Funk of Titans (Xbox One) review
- Graphically varies from "good" to "strikingly good", even if it isn't especially next-gen
- Fun while it lasts...
Not So Much?
- ... but doesn't last long.
- Core auto-running game mechanic leaves you feeling like you're not in control
- Repetition in music and in animated scenes
- Replayability is there but limited
The bottom line has to be “is it fun?” And Funk of Titans is, while it lasts – though it’s the fastest 1000 gamerscore I’ve personally managed. But while the game encourages levels to be replayed, once the challenges are complete running them does not seem worthwhile afterwards.
In Greek mythology, Perseus may have been a demi-god, but I’m mostly certain he wasn’t a disco-dancing, funk-loving one. However, this is how developer A Crowd of Monsters have presented him in Funk of Titans.
Perseus’ task is to defeat the three music Titans – a Lady Gaga-esque Medusa representing pop, a Latin rapping Cyclops, and heavy rock loving Centaur. Reaching them involves making through their respective worlds, each with just over a dozen platforming levels to clear.
And let’s pause here to clear something up. Funk of Titans is presented as a platformer, but is actually an auto-runner. While the game does consist of running and jumping, Perseus automatically heads in the direction he needs to go; as a player your involvement is entirely down to timing jumps or attacks against the grooving enemies on route.
It’s a strange feeling, almost like being a passenger. Whereas in a platform game you normally expect positioning to be key, here positioning is handled for you… But while you’d expect this to mean the game is an extremely linear experience – which for a lot of the time it is – the level designers have managed to sneak in some semi-secret areas to access.
Each level is rated on three categories. The first is to not take damage – bumping an enemy or dangerous obstacle once is not fatal, but Perseus loses his clothing and has to continue in his briefs, in a style very reminiscent of Arthur in Ghosts n Goblins.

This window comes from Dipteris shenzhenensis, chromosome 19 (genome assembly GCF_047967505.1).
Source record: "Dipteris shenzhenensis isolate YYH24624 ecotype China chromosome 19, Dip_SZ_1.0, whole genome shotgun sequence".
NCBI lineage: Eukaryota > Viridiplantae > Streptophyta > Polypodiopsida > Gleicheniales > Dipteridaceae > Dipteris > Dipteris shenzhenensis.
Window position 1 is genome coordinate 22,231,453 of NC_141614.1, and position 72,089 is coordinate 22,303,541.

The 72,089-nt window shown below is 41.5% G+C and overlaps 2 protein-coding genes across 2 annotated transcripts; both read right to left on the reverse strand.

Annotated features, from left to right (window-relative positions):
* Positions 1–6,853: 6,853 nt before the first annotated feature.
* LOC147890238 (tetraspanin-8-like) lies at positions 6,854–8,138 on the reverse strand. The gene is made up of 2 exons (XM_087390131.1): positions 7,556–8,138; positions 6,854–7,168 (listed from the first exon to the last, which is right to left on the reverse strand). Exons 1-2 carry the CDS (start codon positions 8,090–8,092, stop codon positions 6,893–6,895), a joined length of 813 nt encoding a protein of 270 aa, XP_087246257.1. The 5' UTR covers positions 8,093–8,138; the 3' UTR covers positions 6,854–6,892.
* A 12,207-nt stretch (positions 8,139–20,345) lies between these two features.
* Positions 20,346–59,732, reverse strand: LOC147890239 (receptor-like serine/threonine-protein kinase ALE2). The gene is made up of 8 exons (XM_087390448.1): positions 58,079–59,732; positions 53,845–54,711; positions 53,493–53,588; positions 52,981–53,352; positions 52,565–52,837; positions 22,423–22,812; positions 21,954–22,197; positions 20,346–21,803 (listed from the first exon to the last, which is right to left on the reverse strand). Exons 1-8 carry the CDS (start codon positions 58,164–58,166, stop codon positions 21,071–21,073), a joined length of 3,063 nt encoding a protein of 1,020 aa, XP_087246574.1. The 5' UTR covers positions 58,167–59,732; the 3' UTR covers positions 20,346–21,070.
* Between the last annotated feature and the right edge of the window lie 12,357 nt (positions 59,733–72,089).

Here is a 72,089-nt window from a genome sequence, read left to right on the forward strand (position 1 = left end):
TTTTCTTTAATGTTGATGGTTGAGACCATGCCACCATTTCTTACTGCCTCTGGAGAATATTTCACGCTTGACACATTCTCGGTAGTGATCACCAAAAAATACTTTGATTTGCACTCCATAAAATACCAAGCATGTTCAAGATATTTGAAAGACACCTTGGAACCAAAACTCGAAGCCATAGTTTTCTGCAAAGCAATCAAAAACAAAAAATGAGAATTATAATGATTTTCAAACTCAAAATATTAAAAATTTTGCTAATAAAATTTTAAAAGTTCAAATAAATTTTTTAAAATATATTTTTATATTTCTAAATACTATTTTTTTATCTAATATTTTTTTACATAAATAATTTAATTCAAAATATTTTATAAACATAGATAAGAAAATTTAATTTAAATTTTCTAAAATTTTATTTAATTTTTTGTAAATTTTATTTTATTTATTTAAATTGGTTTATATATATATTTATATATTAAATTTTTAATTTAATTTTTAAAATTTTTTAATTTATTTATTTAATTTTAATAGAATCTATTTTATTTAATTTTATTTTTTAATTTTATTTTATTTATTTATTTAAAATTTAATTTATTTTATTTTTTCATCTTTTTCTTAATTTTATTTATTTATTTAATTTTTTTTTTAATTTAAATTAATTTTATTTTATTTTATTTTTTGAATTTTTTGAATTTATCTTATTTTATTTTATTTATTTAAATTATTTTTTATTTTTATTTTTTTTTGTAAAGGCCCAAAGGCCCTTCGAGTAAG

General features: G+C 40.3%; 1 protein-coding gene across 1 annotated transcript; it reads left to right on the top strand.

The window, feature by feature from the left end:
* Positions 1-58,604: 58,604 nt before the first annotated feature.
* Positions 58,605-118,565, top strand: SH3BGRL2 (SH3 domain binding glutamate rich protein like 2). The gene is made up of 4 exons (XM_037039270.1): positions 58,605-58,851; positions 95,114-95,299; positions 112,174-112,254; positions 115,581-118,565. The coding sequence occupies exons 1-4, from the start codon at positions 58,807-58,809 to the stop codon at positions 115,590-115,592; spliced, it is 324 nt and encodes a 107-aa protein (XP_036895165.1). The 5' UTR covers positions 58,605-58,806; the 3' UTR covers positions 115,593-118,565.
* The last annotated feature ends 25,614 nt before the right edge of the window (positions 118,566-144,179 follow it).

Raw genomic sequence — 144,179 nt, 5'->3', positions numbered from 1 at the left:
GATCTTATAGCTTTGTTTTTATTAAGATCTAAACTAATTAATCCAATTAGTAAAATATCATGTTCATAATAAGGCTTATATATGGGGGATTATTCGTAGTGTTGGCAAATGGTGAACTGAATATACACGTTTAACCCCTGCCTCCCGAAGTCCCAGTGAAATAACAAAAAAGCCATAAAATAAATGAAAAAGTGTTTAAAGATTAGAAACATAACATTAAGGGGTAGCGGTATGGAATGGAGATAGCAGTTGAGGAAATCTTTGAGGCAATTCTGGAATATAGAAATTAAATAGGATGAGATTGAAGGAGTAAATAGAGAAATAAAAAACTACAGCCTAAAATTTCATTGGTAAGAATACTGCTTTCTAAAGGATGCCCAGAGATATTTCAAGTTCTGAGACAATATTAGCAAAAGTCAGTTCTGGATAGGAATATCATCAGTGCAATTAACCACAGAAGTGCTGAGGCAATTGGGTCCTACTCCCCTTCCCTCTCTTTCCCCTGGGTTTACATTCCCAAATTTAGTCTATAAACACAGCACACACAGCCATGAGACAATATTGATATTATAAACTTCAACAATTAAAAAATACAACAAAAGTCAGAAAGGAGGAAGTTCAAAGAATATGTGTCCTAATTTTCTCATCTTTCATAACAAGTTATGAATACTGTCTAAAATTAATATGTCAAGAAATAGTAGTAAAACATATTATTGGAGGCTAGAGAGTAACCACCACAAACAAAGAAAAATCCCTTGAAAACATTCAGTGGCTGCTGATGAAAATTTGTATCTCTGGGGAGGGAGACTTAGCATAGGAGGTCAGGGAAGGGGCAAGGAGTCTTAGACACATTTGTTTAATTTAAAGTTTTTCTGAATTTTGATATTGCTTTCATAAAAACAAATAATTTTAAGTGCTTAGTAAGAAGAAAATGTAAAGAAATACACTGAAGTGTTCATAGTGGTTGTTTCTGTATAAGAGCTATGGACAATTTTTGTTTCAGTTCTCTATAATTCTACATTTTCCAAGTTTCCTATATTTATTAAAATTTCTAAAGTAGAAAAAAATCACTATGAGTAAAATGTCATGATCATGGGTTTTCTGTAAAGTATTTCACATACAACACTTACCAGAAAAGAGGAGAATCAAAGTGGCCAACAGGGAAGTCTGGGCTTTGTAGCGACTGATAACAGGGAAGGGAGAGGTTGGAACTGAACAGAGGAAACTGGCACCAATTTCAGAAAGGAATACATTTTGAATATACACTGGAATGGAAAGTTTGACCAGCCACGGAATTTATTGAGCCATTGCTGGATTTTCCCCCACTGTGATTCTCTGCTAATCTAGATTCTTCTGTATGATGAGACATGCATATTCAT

The second category is to collect 100 discs of golden vinyl; each level has exactly 100, and while this does leave you wondering just how large Perseus’ record collection is, it also means there is a “perfect” route through the levels to get them all, and once you’ve found that there is no further improvement you can make.
The final category is getting a Pegasus idol, unlocking a bonus stage when you finish the current one. These idols are sometimes obvious, sometimes slightly off route, and sometimes locked behind doors that can only be opened with certain weapons, bought between levels in exchange for some records. The bonus stage itself involves riding a rocket powered hobby horse through a surreal landscape – giant cupcakes, MP3 players, cutlery, burgers; and so on – which only gains height when you hold the button (shown by Perseus flapping his arms)… Thanks to a one-hit death these stages can be challenging, more so that their layouts seem to be randomised and so rarely feel balanced.
Each world also has two fights – one with a sub-boss and one with the titan. Both are handled as (relatively forgiving) QTEs, the Grunt sub-boss being an arena match and the final boss being a dance off. Disappointingly, the Grunt fights are all visually identical – all three worlds use exactly the same animation. For the face-off with the Titans, however, while having dashes of the other musical styles kick in is a nice touch, the QTE has nothing to do with the music, and you’ll just finding yourself pressing buttons as they appear but detached from the events on screen.
Actually, while we’re mentioning music, for a game focused on music you will find yourself hearing the same level themes a lot of times. Like, a lot. Between the 40 or so platforming levels plus the number of times you’ll rerun them to get perfect scores or having failed and restarted, the handful of background tunes will come around a lot of times. And while they are mercifully not too grating, they don’t stand out either.
Perhaps the strongest presentation the game has is graphically; while not testing the Xbox One limits in any way, the characters are bright and bold, the environments are mostly attractive, and some levels play with lighting to present day, dusk and night – and the silhouetted stages against a setting sun are actually strikingly good.
Perhaps the bottom line has to be “is it fun?” And it is, while it lasts. It’s the fastest 1000 gamerscore I’ve personally managed, clearing the whole thing in around five hours. And those were five fun hours, with the “… just one more go” mentality kicking in to improve runs. But while the game encourages levels to be replayed, once the carrot-on-a-stick of completing all three challenges is gone running them does not seem worthwhile afterwards.